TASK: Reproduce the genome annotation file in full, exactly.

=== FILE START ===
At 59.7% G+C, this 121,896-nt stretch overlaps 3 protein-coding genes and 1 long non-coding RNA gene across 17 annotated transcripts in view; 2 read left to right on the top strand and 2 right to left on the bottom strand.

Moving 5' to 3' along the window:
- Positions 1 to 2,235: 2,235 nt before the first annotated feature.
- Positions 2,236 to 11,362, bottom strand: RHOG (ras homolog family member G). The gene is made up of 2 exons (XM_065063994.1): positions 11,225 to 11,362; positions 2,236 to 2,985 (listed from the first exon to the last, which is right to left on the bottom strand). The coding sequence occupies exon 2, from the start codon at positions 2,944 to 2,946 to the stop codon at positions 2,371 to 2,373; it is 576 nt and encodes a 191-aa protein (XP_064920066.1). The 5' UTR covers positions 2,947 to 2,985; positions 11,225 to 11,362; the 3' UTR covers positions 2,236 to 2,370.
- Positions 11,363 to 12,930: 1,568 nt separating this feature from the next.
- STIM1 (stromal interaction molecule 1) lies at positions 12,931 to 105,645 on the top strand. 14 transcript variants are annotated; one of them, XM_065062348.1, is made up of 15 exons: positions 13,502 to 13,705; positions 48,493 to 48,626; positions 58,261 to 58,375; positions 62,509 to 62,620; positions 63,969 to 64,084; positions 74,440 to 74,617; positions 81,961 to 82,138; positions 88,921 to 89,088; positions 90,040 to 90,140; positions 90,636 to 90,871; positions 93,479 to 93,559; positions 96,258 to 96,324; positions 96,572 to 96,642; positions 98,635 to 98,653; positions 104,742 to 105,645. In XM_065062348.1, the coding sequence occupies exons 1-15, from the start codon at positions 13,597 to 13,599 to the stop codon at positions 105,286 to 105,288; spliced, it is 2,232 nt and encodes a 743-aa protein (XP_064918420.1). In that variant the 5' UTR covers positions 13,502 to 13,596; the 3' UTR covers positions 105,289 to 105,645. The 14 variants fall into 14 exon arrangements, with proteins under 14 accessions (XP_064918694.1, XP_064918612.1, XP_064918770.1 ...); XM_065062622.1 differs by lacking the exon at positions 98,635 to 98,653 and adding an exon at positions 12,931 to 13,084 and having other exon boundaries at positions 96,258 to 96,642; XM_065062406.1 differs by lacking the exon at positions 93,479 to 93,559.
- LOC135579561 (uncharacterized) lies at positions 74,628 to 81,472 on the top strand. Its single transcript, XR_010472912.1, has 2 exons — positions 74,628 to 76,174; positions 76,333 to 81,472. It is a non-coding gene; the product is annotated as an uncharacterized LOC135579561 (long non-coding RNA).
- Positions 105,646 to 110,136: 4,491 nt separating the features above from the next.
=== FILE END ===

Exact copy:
At 59.7% G+C, this 121,896-nt stretch overlaps 3 protein-coding genes and 1 long non-coding RNA gene across 17 annotated transcripts in view; 2 read left to right on the top strand and 2 right to left on the bottom strand.

Moving 5' to 3' along the window:
- Positions 1 to 2,235: 2,235 nt before the first annotated feature.
- Positions 2,236 to 11,362, bottom strand: RHOG (ras homolog family member G). The gene is made up of 2 exons (XM_065063994.1): positions 11,225 to 11,362; positions 2,236 to 2,985 (listed from the first exon to the last, which is right to left on the bottom strand). The coding sequence occupies exon 2, from the start codon at positions 2,944 to 2,946 to the stop codon at positions 2,371 to 2,373; it is 576 nt and encodes a 191-aa protein (XP_064920066.1). The 5' UTR covers positions 2,947 to 2,985; positions 11,225 to 11,362; the 3' UTR covers positions 2,236 to 2,370.
- Positions 11,363 to 12,930: 1,568 nt separating this feature from the next.
- STIM1 (stromal interaction molecule 1) lies at positions 12,931 to 105,645 on the top strand. 14 transcript variants are annotated; one of them, XM_065062348.1, is made up of 15 exons: positions 13,502 to 13,705; positions 48,493 to 48,626; positions 58,261 to 58,375; positions 62,509 to 62,620; positions 63,969 to 64,084; positions 74,440 to 74,617; positions 81,961 to 82,138; positions 88,921 to 89,088; positions 90,040 to 90,140; positions 90,636 to 90,871; positions 93,479 to 93,559; positions 96,258 to 96,324; positions 96,572 to 96,642; positions 98,635 to 98,653; positions 104,742 to 105,645. In XM_065062348.1, the coding sequence occupies exons 1-15, from the start codon at positions 13,597 to 13,599 to the stop codon at positions 105,286 to 105,288; spliced, it is 2,232 nt and encodes a 743-aa protein (XP_064918420.1). In that variant the 5' UTR covers positions 13,502 to 13,596; the 3' UTR covers positions 105,289 to 105,645. The 14 variants fall into 14 exon arrangements, with proteins under 14 accessions (XP_064918694.1, XP_064918612.1, XP_064918770.1 ...); XM_065062622.1 differs by lacking the exon at positions 98,635 to 98,653 and adding an exon at positions 12,931 to 13,084 and having other exon boundaries at positions 96,258 to 96,642; XM_065062406.1 differs by lacking the exon at positions 93,479 to 93,559.
- LOC135579561 (uncharacterized) lies at positions 74,628 to 81,472 on the top strand. Its single transcript, XR_010472912.1, has 2 exons — positions 74,628 to 76,174; positions 76,333 to 81,472. It is a non-coding gene; the product is annotated as an uncharacterized LOC135579561 (long non-coding RNA).
- Positions 105,646 to 110,136: 4,491 nt separating the features above from the next.